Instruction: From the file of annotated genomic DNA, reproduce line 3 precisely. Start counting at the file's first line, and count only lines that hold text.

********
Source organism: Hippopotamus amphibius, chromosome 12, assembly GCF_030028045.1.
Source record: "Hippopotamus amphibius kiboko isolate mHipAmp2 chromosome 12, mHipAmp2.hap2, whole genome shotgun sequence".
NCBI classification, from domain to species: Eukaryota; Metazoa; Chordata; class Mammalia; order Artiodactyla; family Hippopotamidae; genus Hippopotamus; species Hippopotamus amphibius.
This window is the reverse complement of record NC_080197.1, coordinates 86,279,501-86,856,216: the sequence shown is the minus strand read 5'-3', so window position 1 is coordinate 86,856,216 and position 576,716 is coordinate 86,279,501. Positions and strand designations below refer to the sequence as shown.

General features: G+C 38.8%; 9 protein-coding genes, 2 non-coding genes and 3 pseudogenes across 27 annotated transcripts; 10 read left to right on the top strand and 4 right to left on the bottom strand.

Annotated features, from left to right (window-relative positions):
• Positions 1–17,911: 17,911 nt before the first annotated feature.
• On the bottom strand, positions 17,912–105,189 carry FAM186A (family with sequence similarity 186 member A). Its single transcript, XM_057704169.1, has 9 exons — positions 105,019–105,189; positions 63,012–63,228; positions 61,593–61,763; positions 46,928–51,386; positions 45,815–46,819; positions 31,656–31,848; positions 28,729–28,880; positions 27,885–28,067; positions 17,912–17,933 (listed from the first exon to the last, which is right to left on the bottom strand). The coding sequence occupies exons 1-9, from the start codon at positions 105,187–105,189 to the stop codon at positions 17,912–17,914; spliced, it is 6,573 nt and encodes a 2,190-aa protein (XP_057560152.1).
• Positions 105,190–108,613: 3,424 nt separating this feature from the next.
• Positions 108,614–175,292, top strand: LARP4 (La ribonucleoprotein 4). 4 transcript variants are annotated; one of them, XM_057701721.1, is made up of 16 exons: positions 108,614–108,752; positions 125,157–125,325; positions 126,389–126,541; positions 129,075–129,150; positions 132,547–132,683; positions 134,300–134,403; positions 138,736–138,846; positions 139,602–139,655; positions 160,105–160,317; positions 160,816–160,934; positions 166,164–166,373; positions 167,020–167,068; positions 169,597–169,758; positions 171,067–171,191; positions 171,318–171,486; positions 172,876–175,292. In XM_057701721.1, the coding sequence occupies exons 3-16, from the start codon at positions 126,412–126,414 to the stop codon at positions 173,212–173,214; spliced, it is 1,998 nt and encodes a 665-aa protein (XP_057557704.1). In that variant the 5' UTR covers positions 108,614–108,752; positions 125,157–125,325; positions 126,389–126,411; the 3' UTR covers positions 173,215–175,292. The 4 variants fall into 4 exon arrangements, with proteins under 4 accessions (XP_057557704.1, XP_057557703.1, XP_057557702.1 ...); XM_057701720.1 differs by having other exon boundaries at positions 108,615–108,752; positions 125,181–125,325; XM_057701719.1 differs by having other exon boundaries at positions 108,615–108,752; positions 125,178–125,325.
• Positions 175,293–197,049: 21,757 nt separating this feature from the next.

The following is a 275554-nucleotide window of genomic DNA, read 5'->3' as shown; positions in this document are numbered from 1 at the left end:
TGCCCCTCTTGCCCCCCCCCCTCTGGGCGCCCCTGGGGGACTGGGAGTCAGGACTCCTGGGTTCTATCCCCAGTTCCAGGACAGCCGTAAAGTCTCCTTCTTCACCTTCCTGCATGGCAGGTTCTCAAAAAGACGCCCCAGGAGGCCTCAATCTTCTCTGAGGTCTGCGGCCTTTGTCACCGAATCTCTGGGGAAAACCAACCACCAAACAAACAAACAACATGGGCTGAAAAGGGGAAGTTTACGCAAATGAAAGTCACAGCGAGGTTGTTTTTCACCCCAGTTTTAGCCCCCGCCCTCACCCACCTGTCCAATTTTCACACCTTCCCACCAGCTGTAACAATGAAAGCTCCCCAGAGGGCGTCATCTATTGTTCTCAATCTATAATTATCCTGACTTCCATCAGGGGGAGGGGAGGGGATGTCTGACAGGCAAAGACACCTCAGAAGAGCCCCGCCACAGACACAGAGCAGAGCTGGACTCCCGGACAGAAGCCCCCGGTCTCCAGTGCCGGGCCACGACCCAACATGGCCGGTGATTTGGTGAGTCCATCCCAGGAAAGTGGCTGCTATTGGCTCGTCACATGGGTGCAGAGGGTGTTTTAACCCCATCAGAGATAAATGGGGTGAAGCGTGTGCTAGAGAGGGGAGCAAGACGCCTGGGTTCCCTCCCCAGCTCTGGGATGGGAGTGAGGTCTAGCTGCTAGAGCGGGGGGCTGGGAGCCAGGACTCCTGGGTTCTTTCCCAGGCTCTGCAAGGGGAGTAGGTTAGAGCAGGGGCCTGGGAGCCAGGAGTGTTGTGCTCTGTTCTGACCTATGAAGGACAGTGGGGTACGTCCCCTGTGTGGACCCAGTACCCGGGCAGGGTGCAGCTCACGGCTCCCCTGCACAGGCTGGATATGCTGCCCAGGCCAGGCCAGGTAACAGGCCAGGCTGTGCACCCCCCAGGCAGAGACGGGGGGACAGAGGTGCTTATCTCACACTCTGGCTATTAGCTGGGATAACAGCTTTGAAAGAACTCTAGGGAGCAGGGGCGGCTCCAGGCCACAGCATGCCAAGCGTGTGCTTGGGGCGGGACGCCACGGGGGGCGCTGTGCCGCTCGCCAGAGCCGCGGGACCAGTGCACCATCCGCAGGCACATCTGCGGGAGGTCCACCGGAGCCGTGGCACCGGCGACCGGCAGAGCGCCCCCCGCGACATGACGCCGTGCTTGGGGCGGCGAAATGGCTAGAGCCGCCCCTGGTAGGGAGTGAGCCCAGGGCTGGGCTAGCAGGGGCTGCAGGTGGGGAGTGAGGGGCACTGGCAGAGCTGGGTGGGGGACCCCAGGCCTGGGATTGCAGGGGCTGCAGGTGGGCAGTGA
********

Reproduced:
NCBI classification, from domain to species: Eukaryota; Metazoa; Chordata; class Mammalia; order Artiodactyla; family Hippopotamidae; genus Hippopotamus; species Hippopotamus amphibius.